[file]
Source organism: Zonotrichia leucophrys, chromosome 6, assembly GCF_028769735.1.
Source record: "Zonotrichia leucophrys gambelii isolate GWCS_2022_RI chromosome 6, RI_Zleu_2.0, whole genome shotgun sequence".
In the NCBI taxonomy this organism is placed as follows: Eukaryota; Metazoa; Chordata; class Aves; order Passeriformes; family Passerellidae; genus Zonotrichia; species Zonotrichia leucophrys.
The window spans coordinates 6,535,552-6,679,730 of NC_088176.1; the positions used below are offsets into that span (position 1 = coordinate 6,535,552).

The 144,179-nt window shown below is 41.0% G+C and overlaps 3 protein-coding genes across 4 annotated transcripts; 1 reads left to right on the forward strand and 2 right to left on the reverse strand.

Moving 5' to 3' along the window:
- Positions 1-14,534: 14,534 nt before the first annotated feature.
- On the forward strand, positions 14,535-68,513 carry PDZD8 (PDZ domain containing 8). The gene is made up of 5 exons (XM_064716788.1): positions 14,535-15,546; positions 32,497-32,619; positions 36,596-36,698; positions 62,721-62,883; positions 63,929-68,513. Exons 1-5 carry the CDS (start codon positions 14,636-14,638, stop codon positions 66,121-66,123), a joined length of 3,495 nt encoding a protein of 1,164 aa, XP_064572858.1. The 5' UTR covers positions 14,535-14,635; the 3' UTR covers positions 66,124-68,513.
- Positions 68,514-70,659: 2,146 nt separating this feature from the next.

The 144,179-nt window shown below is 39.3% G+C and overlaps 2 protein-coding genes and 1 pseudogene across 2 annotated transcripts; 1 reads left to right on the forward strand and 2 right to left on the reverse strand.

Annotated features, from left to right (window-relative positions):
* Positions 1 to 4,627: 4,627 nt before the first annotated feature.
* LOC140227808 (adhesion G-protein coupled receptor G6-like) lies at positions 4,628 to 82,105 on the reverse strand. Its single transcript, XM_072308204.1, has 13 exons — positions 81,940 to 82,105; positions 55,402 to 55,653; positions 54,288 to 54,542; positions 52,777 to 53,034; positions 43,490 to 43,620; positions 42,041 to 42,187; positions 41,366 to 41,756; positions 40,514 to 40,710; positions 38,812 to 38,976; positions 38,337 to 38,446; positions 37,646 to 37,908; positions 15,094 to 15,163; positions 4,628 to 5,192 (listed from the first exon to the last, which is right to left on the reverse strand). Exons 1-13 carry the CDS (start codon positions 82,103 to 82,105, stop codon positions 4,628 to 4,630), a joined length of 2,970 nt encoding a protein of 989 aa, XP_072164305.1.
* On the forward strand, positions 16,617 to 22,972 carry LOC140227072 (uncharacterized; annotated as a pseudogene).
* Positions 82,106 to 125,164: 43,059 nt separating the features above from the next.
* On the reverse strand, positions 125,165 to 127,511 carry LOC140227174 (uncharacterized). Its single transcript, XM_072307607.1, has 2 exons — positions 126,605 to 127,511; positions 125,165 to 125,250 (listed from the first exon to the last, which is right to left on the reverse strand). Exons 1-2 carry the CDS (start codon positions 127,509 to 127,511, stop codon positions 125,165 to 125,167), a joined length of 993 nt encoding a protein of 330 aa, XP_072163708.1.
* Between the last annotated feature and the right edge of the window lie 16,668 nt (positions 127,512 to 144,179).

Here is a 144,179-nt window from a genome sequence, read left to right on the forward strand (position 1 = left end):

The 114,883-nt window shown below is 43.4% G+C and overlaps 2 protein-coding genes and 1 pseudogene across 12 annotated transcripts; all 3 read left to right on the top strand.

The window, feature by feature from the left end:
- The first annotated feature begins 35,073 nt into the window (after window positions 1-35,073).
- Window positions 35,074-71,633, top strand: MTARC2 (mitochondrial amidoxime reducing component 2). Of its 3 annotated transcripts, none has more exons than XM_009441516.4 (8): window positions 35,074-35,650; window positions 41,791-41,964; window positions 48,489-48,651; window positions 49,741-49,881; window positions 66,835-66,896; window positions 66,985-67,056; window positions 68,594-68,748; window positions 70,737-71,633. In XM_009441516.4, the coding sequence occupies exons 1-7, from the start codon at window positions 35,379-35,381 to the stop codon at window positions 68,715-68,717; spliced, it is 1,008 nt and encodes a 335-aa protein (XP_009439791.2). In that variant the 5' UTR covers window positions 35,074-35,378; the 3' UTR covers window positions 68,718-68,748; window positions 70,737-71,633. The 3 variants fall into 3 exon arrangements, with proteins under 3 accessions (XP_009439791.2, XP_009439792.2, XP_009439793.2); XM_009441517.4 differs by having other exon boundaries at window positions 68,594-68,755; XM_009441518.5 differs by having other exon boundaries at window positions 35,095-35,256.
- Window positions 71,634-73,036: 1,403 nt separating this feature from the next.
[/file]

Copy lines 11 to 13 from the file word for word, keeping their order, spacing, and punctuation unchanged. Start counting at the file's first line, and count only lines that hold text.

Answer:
Annotated features, from left to right (window-relative positions):
* Positions 1 to 4,627: 4,627 nt before the first annotated feature.
* LOC140227808 (adhesion G-protein coupled receptor G6-like) lies at positions 4,628 to 82,105 on the reverse strand. Its single transcript, XM_072308204.1, has 13 exons — positions 81,940 to 82,105; positions 55,402 to 55,653; positions 54,288 to 54,542; positions 52,777 to 53,034; positions 43,490 to 43,620; positions 42,041 to 42,187; positions 41,366 to 41,756; positions 40,514 to 40,710; positions 38,812 to 38,976; positions 38,337 to 38,446; positions 37,646 to 37,908; positions 15,094 to 15,163; positions 4,628 to 5,192 (listed from the first exon to the last, which is right to left on the reverse strand). Exons 1-13 carry the CDS (start codon positions 82,103 to 82,105, stop codon positions 4,628 to 4,630), a joined length of 2,970 nt encoding a protein of 989 aa, XP_072164305.1.